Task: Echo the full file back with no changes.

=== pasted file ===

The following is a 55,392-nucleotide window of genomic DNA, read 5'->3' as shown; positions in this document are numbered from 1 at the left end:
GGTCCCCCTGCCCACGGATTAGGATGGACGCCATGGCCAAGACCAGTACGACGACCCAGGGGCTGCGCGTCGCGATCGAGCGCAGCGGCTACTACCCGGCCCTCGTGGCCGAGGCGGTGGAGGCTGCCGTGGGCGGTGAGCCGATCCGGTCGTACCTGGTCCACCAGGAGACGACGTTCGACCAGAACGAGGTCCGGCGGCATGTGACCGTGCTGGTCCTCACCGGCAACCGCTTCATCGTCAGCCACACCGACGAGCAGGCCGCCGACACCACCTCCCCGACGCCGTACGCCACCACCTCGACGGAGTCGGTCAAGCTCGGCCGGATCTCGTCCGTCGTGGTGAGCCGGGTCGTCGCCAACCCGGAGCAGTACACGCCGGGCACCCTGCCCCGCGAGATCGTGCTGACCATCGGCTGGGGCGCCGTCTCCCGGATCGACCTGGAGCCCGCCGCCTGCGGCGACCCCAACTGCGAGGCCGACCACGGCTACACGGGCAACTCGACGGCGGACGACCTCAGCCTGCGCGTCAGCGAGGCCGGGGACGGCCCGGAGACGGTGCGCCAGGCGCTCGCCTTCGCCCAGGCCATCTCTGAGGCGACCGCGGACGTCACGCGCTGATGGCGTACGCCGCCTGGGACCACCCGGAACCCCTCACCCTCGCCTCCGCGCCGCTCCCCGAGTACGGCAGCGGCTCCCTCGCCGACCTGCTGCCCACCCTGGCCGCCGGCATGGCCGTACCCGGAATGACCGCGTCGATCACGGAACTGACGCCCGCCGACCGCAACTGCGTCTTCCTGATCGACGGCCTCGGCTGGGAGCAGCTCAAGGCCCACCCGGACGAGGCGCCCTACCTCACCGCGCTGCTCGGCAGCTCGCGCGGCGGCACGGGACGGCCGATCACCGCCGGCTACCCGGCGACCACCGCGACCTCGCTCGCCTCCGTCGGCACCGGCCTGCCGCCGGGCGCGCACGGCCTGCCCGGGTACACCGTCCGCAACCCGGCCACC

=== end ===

The following is a 55,392-nucleotide window of genomic DNA, read 5'->3' as shown; positions in this document are numbered from 1 at the left end:
GGTCCCCCTGCCCACGGATTAGGATGGACGCCATGGCCAAGACCAGTACGACGACCCAGGGGCTGCGCGTCGCGATCGAGCGCAGCGGCTACTACCCGGCCCTCGTGGCCGAGGCGGTGGAGGCTGCCGTGGGCGGTGAGCCGATCCGGTCGTACCTGGTCCACCAGGAGACGACGTTCGACCAGAACGAGGTCCGGCGGCATGTGACCGTGCTGGTCCTCACCGGCAACCGCTTCATCGTCAGCCACACCGACGAGCAGGCCGCCGACACCACCTCCCCGACGCCGTACGCCACCACCTCGACGGAGTCGGTCAAGCTCGGCCGGATCTCGTCCGTCGTGGTGAGCCGGGTCGTCGCCAACCCGGAGCAGTACACGCCGGGCACCCTGCCCCGCGAGATCGTGCTGACCATCGGCTGGGGCGCCGTCTCCCGGATCGACCTGGAGCCCGCCGCCTGCGGCGACCCCAACTGCGAGGCCGACCACGGCTACACGGGCAACTCGACGGCGGACGACCTCAGCCTGCGCGTCAGCGAGGCCGGGGACGGCCCGGAGACGGTGCGCCAGGCGCTCGCCTTCGCCCAGGCCATCTCTGAGGCGACCGCGGACGTCACGCGCTGATGGCGTACGCCGCCTGGGACCACCCGGAACCCCTCACCCTCGCCTCCGCGCCGCTCCCCGAGTACGGCAGCGGCTCCCTCGCCGACCTGCTGCCCACCCTGGCCGCCGGCATGGCCGTACCCGGAATGACCGCGTCGATCACGGAACTGACGCCCGCCGACCGCAACTGCGTCTTCCTGATCGACGGCCTCGGCTGGGAGCAGCTCAAGGCCCACCCGGACGAGGCGCCCTACCTCACCGCGCTGCTCGGCAGCTCGCGCGGCGGCACGGGACGGCCGATCACCGCCGGCTACCCGGCGACCACCGCGACCTCGCTCGCCTCCGTCGGCACCGGCCTGCCGCCGGGCGCGCACGGCCTGCCCGGGTACACCGTCCGCAACCCGGCCACC